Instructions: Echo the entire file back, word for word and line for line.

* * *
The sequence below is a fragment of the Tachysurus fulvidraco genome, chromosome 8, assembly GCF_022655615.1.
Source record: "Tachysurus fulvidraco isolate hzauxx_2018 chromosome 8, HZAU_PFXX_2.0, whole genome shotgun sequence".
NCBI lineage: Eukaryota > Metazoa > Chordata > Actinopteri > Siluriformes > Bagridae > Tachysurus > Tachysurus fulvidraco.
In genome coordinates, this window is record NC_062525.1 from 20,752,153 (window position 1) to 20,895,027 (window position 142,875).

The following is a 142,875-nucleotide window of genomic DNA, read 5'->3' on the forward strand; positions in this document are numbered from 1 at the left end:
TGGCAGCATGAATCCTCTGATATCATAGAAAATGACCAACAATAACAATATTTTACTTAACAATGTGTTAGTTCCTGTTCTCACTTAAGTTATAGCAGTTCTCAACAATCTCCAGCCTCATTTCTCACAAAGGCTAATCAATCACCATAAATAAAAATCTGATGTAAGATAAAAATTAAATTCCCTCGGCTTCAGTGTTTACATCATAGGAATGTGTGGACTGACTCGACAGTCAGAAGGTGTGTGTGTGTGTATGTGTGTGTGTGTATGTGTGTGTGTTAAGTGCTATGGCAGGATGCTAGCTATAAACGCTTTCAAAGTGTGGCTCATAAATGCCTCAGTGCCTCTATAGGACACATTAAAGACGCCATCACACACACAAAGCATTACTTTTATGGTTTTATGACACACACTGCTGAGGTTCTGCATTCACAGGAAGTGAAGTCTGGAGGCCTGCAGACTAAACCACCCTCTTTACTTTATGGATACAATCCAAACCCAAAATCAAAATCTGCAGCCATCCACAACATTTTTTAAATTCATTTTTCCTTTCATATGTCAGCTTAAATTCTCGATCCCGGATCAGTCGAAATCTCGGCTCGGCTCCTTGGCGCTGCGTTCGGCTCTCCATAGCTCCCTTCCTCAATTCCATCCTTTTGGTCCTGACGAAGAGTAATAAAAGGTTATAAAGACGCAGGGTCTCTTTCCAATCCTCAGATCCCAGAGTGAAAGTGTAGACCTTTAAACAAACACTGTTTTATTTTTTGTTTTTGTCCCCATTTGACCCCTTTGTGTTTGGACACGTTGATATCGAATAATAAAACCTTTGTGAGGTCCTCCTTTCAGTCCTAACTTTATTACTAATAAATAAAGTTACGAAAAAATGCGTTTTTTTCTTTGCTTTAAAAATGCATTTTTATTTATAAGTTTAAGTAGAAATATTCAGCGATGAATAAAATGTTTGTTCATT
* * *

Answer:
The sequence below is a fragment of the Tachysurus fulvidraco genome, chromosome 8, assembly GCF_022655615.1.
Source record: "Tachysurus fulvidraco isolate hzauxx_2018 chromosome 8, HZAU_PFXX_2.0, whole genome shotgun sequence".
NCBI lineage: Eukaryota > Metazoa > Chordata > Actinopteri > Siluriformes > Bagridae > Tachysurus > Tachysurus fulvidraco.
In genome coordinates, this window is record NC_062525.1 from 20,752,153 (window position 1) to 20,895,027 (window position 142,875).

The following is a 142,875-nucleotide window of genomic DNA, read 5'->3' on the forward strand; positions in this document are numbered from 1 at the left end:
TGGCAGCATGAATCCTCTGATATCATAGAAAATGACCAACAATAACAATATTTTACTTAACAATGTGTTAGTTCCTGTTCTCACTTAAGTTATAGCAGTTCTCAACAATCTCCAGCCTCATTTCTCACAAAGGCTAATCAATCACCATAAATAAAAATCTGATGTAAGATAAAAATTAAATTCCCTCGGCTTCAGTGTTTACATCATAGGAATGTGTGGACTGACTCGACAGTCAGAAGGTGTGTGTGTGTGTATGTGTGTGTGTGTATGTGTGTGTGTTAAGTGCTATGGCAGGATGCTAGCTATAAACGCTTTCAAAGTGTGGCTCATAAATGCCTCAGTGCCTCTATAGGACACATTAAAGACGCCATCACACACACAAAGCATTACTTTTATGGTTTTATGACACACACTGCTGAGGTTCTGCATTCACAGGAAGTGAAGTCTGGAGGCCTGCAGACTAAACCACCCTCTTTACTTTATGGATACAATCCAAACCCAAAATCAAAATCTGCAGCCATCCACAACATTTTTTAAATTCATTTTTCCTTTCATATGTCAGCTTAAATTCTCGATCCCGGATCAGTCGAAATCTCGGCTCGGCTCCTTGGCGCTGCGTTCGGCTCTCCATAGCTCCCTTCCTCAATTCCATCCTTTTGGTCCTGACGAAGAGTAATAAAAGGTTATAAAGACGCAGGGTCTCTTTCCAATCCTCAGATCCCAGAGTGAAAGTGTAGACCTTTAAACAAACACTGTTTTATTTTTTGTTTTTGTCCCCATTTGACCCCTTTGTGTTTGGACACGTTGATATCGAATAATAAAACCTTTGTGAGGTCCTCCTTTCAGTCCTAACTTTATTACTAATAAATAAAGTTACGAAAAAATGCGTTTTTTTCTTTGCTTTAAAAATGCATTTTTATTTATAAGTTTAAGTAGAAATATTCAGCGATGAATAAAATGTTTGTTCATT